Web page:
More effort is needed to expand and diversify the global production of solar panels that is heavily concentrated in China to ensure a secure transition to net zero emissions, according an International Energy Agency (IEA) report on Thursday.
In its Special Report on Solar PV Global Supply Chains, the IEA said that meeting international energy and climate goals would require the global deployment of solar PV to grow on an unprecedented scale.
According to the IEA, this demands a major additional expansion in manufacturing capacity, raising concerns about the ability worldwide to rapidly develop resilient supply chains.
The agency revealed that annual additions of solar PV capacity to electricity systems around the world need to more than quadruple by 2030 to be on track with the IEA’s pathway to reaching net zero emissions by 2050.
It also highlighted that global production capacity for the key building blocks of solar panels – polysilicon, ingots, wafers, cells and modules – would need to more than double by 2030 from today’s levels and existing production facilities would need to be modernized.
The report showed that governments and other stakeholders around the world have begun to pay increasing attention to solar PV’s manufacturing supply chains as high commodity prices and supply chain bottlenecks have led to an increase of around 20% in solar panel prices over the last year.
'Solar PV’s global supply chains will need to be scaled up in a way that ensures they are resilient, affordable and sustainable,' IEA Executive Director Fatih Birol warned.
These challenges, particularly apparent in the market for polysilicon, a key material for making solar panels, have resulted in delays in solar PV deliveries across the globe and higher prices, the report said, arguing that these challenges call for even greater attention and efforts by policymakers going forward.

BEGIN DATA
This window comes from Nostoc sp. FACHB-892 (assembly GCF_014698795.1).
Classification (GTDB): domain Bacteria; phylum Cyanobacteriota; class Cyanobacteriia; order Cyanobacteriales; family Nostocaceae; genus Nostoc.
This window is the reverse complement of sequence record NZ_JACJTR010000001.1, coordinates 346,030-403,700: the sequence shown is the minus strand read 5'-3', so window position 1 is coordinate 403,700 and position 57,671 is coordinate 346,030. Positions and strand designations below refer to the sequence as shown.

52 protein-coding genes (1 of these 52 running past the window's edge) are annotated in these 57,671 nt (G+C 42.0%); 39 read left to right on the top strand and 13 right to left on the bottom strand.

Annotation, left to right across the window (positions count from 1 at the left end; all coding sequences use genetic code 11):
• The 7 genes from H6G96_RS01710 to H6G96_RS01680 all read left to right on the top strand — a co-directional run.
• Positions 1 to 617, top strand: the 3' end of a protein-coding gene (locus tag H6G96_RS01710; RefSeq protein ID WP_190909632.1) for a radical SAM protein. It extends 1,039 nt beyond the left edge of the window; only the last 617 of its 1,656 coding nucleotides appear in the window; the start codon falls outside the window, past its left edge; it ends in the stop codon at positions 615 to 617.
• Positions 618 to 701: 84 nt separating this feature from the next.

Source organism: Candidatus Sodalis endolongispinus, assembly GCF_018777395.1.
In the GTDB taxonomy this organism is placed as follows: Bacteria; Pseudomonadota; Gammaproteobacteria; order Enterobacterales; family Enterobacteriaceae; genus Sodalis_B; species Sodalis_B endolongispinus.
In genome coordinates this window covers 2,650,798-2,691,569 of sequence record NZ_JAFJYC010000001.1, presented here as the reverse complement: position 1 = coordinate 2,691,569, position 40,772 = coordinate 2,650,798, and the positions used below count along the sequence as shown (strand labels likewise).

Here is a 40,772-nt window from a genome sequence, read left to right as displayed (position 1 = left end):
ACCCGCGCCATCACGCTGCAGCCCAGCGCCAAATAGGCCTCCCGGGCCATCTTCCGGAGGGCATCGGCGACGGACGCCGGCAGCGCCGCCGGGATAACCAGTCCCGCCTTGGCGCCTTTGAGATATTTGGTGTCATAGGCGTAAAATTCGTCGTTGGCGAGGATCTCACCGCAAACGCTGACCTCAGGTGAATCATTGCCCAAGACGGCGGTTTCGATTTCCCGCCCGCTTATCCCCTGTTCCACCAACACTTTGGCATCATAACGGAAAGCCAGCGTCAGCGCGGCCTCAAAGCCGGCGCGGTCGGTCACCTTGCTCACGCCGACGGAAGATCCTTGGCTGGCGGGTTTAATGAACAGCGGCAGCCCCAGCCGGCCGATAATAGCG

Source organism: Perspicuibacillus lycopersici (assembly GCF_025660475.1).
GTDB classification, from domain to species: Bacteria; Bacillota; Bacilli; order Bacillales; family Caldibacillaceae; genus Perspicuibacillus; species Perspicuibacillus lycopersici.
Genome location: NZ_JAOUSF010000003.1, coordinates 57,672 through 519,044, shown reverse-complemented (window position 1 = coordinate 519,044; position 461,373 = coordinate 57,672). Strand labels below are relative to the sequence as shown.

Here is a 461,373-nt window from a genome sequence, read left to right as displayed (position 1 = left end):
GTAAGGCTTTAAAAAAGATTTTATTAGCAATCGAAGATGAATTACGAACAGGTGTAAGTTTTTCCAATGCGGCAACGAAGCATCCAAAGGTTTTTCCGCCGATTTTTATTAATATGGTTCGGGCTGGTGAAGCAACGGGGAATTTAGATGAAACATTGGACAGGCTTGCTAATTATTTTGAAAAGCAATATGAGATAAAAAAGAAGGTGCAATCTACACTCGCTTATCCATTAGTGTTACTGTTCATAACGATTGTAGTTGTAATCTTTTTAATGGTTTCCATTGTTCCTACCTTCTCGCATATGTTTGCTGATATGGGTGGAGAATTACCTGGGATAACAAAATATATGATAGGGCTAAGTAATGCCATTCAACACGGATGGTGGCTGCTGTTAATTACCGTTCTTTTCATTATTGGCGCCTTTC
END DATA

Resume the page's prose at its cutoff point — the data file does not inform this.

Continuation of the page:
Over the last decade, global production capacity for solar panels has rapidly shifted away from Europe, Japan, and the United States and towards China, which has led in investment and innovation, the agency said.
Supply chain imbalances persist despite Chinese innovation to expand solar panel production and a global market that has supported solar to become the cheapest form of power generation.
'China’s share in all the key manufacturing stages of solar panels exceeds 80% today,” the report said. And for key elements including polysilicon and wafers, this is set to rise to more than 95% in the coming years, based on current manufacturing capacity under construction, it added.
'China has been instrumental in bringing down costs worldwide for solar PV, with multiple benefits for clean energy transitions,' Birol was quoted as saying in the report.
By Sibel Morrow